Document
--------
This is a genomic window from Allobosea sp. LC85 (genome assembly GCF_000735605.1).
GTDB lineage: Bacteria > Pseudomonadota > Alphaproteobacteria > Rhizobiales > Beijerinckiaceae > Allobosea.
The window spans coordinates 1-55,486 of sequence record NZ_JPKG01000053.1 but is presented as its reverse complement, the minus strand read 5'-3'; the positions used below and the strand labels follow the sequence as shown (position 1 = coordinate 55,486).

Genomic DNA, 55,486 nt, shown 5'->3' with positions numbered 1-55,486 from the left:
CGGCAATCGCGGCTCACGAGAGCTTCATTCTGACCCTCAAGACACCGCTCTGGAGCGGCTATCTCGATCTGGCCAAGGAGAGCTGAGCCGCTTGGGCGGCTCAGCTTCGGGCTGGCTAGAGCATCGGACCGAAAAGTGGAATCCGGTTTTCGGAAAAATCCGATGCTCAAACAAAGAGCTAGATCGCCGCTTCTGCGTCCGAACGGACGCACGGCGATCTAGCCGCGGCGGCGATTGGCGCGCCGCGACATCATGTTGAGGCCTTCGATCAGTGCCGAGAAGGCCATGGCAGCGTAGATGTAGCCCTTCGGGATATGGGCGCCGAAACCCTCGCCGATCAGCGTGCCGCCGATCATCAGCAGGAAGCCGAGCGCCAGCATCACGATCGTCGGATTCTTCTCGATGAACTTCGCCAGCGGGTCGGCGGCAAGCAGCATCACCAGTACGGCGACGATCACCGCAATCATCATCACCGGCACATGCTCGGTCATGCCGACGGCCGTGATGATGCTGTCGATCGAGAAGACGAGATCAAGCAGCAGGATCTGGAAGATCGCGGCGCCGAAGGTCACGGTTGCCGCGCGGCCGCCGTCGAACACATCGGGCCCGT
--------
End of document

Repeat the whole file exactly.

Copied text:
This is a genomic window from Allobosea sp. LC85 (genome assembly GCF_000735605.1).
GTDB lineage: Bacteria > Pseudomonadota > Alphaproteobacteria > Rhizobiales > Beijerinckiaceae > Allobosea.
The window spans coordinates 1-55,486 of sequence record NZ_JPKG01000053.1 but is presented as its reverse complement, the minus strand read 5'-3'; the positions used below and the strand labels follow the sequence as shown (position 1 = coordinate 55,486).

Genomic DNA, 55,486 nt, shown 5'->3' with positions numbered 1-55,486 from the left:
CGGCAATCGCGGCTCACGAGAGCTTCATTCTGACCCTCAAGACACCGCTCTGGAGCGGCTATCTCGATCTGGCCAAGGAGAGCTGAGCCGCTTGGGCGGCTCAGCTTCGGGCTGGCTAGAGCATCGGACCGAAAAGTGGAATCCGGTTTTCGGAAAAATCCGATGCTCAAACAAAGAGCTAGATCGCCGCTTCTGCGTCCGAACGGACGCACGGCGATCTAGCCGCGGCGGCGATTGGCGCGCCGCGACATCATGTTGAGGCCTTCGATCAGTGCCGAGAAGGCCATGGCAGCGTAGATGTAGCCCTTCGGGATATGGGCGCCGAAACCCTCGCCGATCAGCGTGCCGCCGATCATCAGCAGGAAGCCGAGCGCCAGCATCACGATCGTCGGATTCTTCTCGATGAACTTCGCCAGCGGGTCGGCGGCAAGCAGCATCACCAGTACGGCGACGATCACCGCAATCATCATCACCGGCACATGCTCGGTCATGCCGACGGCCGTGATGATGCTGTCGATCGAGAAGACGAGATCAAGCAGCAGGATCTGGAAGATCGCGGCGCCGAAGGTCACGGTTGCCGCGCGGCCGCCGTCGAACACATCGGGCCCGT